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Monday, June 18, 2012

Review: The Night Eternal

Title: The Night Eternal
Author: Guillermo del Toro and Chuck Hogan
Series: The Strain Trilogy (#3)
 HarperCollins Publishers
Publication Date: 
 October 25, 2011
Reviewer: Ethan

Summary: The Earth lies shrouded in darkness...And it is our world no longer.
Two years have passed since the vampiric virus was first unleashed upon humanity—and nuclear winter has cast the poisoned world into eternal night. The remnants of the living who were not turned have been subjugated—with many imprisoned in camps to be bred and bled for the sustenance of the Master's vast vampire army.
Yet the fight continues. Dr. Eph Goodweather, of the Centers for Disease Control's biological threats team; his former colleague and lover, Dr. Nora Martinez; and the exterminator Vasiliy Fet lead a band of freedom fighters aided by Mr. Quinlan, the half-breed offspring of the Master, who now is bent on revenge. At humankind's darkest hour, one of them may hold the key to salvation. But a traitor is among them. And who will be willing to make the ultimate sacrifice so that others may live?
Review: Over the years, Mexican film director Guillermo del Toro has become well known for his fantastic horror films. Disgusted with the recent treatment of vampires in film and literature, del Toro sought to write a novel that portrayed the monsters as he thought they were meant to be. He enlisted the help of seasoned author Chuck Hogan (The Town) to create The Strain Trilogy, a set of novels about vampires taking over the world.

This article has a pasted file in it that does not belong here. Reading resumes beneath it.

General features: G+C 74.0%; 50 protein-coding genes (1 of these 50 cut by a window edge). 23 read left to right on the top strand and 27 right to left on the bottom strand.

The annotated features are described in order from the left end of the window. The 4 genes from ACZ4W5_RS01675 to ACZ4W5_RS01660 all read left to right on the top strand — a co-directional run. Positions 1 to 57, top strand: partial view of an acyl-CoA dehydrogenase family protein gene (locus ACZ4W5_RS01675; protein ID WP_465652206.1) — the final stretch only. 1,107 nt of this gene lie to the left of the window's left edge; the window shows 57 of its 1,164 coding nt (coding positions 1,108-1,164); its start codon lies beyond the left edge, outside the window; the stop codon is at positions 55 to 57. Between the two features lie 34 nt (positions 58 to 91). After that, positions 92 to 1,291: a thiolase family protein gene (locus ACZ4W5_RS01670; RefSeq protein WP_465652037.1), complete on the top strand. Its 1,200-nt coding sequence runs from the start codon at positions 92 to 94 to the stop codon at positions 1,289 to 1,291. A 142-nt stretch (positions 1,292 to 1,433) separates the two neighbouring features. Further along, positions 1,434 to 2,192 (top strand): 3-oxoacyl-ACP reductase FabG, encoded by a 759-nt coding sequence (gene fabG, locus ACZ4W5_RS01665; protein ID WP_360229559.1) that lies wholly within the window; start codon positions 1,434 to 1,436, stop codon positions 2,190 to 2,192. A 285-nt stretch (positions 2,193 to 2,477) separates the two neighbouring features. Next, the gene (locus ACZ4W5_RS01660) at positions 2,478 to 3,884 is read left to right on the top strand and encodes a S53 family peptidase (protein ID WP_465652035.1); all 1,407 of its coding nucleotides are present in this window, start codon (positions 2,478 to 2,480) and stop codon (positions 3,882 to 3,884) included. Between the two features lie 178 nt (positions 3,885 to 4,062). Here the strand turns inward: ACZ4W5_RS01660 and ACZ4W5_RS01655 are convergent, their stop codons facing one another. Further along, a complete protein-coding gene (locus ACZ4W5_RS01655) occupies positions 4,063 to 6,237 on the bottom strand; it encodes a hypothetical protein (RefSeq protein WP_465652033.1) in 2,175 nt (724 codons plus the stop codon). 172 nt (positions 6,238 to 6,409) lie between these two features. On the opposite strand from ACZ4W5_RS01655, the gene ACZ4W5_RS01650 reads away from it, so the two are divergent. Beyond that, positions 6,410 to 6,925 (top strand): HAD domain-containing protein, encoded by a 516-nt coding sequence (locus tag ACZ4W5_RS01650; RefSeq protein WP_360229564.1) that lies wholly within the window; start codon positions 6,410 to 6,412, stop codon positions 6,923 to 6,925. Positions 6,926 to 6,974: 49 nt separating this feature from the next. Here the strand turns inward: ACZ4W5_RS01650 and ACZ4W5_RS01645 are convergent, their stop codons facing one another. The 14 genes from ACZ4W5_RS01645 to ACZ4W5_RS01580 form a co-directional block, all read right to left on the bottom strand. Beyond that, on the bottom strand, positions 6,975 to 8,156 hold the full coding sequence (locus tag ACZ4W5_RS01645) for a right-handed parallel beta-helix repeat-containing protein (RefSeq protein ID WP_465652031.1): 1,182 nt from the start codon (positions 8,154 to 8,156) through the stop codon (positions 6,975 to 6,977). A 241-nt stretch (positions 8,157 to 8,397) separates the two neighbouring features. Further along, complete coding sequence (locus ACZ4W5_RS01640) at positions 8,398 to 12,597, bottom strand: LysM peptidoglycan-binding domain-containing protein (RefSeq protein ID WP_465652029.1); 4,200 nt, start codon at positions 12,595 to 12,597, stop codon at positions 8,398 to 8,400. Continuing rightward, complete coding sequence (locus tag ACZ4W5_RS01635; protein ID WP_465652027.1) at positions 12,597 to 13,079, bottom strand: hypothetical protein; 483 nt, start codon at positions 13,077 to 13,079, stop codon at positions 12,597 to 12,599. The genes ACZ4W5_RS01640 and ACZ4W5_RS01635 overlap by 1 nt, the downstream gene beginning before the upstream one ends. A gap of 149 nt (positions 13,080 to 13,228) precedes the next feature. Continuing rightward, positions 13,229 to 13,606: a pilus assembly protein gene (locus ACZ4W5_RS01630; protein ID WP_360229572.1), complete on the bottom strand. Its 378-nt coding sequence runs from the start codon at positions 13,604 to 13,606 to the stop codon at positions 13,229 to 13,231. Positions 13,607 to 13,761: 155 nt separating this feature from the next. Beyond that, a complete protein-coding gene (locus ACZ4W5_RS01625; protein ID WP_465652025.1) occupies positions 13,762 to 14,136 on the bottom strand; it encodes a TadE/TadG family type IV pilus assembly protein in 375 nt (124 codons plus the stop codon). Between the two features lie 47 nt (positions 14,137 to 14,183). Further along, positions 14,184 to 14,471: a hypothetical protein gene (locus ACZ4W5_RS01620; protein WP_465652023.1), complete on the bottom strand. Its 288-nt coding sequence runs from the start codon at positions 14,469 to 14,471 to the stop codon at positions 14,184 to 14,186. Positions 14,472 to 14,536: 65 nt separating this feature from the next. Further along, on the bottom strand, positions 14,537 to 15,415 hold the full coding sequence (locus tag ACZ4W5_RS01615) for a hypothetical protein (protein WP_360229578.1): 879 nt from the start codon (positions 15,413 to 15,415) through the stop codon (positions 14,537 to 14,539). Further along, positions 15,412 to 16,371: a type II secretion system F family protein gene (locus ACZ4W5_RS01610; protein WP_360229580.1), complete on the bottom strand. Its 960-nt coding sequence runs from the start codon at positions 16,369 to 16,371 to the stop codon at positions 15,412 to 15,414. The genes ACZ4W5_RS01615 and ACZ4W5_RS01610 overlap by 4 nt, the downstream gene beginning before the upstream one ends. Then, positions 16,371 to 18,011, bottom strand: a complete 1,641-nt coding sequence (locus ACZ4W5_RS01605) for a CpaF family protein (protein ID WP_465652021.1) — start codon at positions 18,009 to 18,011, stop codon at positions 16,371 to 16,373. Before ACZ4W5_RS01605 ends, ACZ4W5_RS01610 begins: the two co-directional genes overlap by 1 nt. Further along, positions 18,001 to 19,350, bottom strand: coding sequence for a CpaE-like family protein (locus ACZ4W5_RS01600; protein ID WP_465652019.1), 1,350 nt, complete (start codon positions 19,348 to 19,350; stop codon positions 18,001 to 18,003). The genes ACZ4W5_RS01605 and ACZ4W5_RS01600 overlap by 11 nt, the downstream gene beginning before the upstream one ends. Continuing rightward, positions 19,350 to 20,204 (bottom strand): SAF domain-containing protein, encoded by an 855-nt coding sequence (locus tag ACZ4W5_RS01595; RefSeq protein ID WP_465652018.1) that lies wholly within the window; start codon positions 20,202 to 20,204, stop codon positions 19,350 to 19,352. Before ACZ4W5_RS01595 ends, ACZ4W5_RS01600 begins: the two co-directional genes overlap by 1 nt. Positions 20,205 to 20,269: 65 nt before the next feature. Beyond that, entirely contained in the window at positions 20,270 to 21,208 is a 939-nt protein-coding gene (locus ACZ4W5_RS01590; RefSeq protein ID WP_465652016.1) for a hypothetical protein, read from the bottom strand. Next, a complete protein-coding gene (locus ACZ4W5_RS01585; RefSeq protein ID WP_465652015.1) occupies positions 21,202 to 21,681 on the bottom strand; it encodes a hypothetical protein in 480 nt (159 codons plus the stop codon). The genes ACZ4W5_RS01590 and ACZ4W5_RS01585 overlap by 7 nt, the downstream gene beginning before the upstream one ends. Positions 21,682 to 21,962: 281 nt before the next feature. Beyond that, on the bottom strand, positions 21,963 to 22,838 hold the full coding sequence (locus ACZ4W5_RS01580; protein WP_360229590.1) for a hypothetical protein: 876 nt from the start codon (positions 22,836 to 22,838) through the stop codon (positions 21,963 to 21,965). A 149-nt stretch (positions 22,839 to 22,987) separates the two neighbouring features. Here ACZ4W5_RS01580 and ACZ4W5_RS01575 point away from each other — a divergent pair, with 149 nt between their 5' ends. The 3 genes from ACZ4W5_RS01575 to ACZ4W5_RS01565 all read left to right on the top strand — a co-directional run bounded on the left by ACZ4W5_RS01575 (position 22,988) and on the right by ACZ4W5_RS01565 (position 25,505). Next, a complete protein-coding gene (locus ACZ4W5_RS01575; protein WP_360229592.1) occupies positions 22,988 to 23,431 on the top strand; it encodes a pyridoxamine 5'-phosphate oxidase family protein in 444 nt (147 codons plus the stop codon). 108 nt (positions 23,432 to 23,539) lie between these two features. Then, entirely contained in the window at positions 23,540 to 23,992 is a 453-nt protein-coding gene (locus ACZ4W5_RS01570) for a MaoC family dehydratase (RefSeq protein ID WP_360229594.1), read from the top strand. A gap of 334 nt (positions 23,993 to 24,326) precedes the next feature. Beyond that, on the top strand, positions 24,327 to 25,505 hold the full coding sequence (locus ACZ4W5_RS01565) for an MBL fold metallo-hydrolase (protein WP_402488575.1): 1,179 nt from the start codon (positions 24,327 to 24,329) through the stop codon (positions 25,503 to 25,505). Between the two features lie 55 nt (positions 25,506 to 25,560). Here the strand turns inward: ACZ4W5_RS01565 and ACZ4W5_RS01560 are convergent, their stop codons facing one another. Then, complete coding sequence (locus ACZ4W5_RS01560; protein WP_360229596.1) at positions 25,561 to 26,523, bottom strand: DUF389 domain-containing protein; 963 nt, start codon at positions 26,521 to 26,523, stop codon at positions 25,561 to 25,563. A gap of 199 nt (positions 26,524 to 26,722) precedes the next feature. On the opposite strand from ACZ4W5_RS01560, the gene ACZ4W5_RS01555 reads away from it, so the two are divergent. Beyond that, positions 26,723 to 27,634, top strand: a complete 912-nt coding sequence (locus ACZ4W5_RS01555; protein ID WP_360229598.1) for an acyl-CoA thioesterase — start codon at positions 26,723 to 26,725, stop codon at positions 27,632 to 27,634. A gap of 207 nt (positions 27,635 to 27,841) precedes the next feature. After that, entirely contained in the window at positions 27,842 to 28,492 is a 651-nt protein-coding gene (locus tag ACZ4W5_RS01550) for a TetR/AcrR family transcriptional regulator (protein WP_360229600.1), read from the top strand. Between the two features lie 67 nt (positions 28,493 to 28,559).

The Night Eternal, the third and final novel in the trilogy, begins two years after the events of the previous novel. After a nuclear holocaust, the entire planet has been shrouded in darkness. Vampires have essentially taken over the world. Because the creatures rely on human blood to survive, they have set up camps, where humans are farmed (think a dairy farm where blood is harvested instead of milk). The entire vampire race is lead by The Master, an ancient being that has been planning this takeover for thousands of years.

There are, however, some humans who have managed to escape the fate of the rest of their peers. Dr. Eph Goodweather, a former doctor from the Center for Disease Control, leads a rebellion with the help of another doctor, an exterminator, a half-breed vampire who seeks to kill the vampires, and a couple of former gangsters who refuse to be turned into the creatures. Eph mourns the loss of his son, who was captured by The Master, and vows to do whatever it takes to rid the earth of the monsters. With the help of an ancient book, the group has one final shot to kill The Master, ending the strain and destroying all of the creatures.

This is one of those novels that really only works if you have read the others in the trilogy. After reading the first two novels, I came into this one with an attachment to the characters and desire to see how the story would pan out. Del Toro and Hogan write in a very cinematic style that works well for this kind of story. They give just enough to keep the reader hooked, while still maintaining a sense of suspense. The action sequences fly off of the page and the characters are written in a way that really made me care what happened to them. There are some plot holes and continuity issues that bugged me, but in a story of this nature, I didn't really mind them. This is a fun B movie of a novel that does a fine job in ending what began as an exciting horror trilogy.

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